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Farmers’ protest called off as SKM leaders accept Centre’s proposal

By Saima Siddiqui 
Updated Date

New Delhi: Thousands of agitating farmers, camped out on the borders of Delhi from past 380 days, are finally set to go home on Saturday, after marking a ‘vijay diwas’ to celebrate the achievement of most of their demands. Notably, on Thursday, the Samyukt Kisan Morcha (SKM), a joint platform of protesting farm unions, announced that it had accepted the Central government’s proposal to resolve pending demands and called off the year-long agitation.

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The unions is scheduled to meet again on January 15 in the national capital to monitor and review whether the government has kept its promises to unconditionally withdraw cases filed against protestors, provide compensation for the kin of farmers who died at the protests and form a committee to ensure that all farmers can avail remunerative rates for their produce. A decision will also be taken at that time on whether to campaign against the BJP in the upcoming UP and Uttarakhand polls – an issue which different farmer factions have diverse views about.

“This is a historic victory for Indian farmers after a historic movement both in terms of size as well as unity and peaceful nature of the protest,” said All India Kisan Sabha leader Hannan Mollah.

“After today’s proposal from the government, I feel we have achieved 95% of the SKM’s demands,” added Krantikari Kisan Union leader Darshan Pal, pointing out that the Prime Minister’s sudden capitulation on the repeal of three farm laws was unexpected, but welcome.

Victory celebrations have been scheduled for Saturday, in respect for the cremation of CDS Gen. Bipin Rawat on Friday. At the Singhu site, a number of farmers had already begun packing up their temporary accommodations, although Uttar Pradesh leader Rakesh Tikait said it could take a while for all protestors to vacate the protest sites, especially in his Ghazipur stronghold.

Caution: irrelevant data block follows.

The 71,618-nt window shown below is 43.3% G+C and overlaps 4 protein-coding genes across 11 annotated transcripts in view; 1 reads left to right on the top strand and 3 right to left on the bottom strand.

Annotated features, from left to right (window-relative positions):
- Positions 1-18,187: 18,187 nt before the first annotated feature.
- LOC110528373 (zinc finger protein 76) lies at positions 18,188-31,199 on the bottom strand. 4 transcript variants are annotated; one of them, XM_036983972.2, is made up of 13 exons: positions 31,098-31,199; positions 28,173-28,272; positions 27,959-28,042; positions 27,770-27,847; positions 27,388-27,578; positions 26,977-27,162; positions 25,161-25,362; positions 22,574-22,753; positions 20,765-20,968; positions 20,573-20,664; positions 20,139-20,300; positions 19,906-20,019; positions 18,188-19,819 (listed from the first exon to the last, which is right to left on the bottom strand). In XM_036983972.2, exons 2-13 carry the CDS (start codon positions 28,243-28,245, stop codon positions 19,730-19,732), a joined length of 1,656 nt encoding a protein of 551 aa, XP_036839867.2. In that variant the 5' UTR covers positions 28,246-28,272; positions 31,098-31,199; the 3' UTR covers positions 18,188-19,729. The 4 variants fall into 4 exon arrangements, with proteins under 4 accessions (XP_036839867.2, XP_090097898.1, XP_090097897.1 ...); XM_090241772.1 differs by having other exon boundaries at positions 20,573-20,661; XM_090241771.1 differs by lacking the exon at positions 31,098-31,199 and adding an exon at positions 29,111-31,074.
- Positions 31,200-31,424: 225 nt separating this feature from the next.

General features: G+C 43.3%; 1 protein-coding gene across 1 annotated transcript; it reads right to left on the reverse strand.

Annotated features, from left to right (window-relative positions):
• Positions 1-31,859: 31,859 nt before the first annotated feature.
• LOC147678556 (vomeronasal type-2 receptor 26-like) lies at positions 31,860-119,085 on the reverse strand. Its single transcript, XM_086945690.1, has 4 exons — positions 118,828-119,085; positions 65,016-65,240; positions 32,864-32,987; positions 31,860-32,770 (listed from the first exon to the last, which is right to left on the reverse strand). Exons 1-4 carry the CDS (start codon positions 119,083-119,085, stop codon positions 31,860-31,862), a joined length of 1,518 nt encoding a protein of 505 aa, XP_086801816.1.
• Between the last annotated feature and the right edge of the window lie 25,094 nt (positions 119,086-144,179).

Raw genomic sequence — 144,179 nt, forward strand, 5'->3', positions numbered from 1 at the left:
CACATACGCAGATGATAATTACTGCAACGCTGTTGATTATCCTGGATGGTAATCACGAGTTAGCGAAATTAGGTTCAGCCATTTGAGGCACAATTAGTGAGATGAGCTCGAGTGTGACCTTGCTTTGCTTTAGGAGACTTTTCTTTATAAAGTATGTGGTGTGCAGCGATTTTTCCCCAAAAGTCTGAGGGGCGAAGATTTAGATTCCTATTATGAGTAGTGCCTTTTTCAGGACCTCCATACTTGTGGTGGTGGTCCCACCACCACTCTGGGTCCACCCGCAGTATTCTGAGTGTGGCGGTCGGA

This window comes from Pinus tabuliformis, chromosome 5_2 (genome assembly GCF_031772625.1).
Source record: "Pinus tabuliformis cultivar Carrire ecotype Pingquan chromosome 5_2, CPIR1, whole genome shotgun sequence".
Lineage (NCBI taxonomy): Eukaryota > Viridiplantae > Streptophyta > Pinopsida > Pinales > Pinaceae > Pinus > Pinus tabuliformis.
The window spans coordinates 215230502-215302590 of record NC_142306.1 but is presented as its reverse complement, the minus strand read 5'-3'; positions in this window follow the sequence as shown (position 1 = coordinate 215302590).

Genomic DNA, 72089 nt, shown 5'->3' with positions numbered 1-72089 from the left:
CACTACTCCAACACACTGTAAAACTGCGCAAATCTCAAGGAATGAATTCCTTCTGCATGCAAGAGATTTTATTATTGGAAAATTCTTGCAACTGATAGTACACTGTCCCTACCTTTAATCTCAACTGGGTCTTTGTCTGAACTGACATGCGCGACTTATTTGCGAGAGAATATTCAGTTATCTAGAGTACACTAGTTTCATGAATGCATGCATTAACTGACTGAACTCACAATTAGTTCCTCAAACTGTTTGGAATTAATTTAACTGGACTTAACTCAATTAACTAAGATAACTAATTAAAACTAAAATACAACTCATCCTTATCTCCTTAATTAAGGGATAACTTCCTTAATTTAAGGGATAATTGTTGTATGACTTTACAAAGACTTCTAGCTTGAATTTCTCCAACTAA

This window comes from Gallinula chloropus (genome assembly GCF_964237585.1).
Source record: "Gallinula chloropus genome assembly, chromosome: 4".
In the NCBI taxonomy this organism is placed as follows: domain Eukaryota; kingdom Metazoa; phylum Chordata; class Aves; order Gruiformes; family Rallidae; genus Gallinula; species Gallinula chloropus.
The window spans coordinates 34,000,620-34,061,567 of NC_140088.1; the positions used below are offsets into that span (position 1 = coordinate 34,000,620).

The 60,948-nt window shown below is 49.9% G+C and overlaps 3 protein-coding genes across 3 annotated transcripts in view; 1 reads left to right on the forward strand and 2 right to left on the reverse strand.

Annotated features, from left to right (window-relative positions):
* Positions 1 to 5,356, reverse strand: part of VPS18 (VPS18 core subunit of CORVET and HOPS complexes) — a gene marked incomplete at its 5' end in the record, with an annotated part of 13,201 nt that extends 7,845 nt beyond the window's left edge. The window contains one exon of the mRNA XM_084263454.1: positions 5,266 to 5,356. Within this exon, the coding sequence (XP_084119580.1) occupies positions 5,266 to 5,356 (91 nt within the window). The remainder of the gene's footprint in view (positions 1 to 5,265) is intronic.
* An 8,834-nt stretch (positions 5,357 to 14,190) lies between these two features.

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There were a few notes of caution as well. “Farmers have decided to suspend this agitation for now, but the movement will not end. The fight for farmers’ rights will continue,” said senior Punjab leader Balbir Singh Rajewal, who heads his own faction of the Bharatiya Kisan Union.

Gurnam Singh Chaduni, a Haryana leader who heads another BKU faction, warned, “We will resume our protests if the government does not keep its promises”.

The Centre’s formal proposal, which was signed by Agriculture Secretary, Sanjay Agarwal, despite the fact that farm leaders said most negotiations on the document were held with Home Ministry representatives, was received on Thursday morning. It included the same five points as in Wednesday’s draft, with major concessions on case withdrawal and compensation.

On the issue of MSP, it said a promised committee would have a specific mandate to ensure all farmers get MSP and promised that SKM leaders would be among the representatives. After discussing the proposal in an hour-long meeting at the Singhu border protest site, SKM leaders emerged to announce their acceptance.

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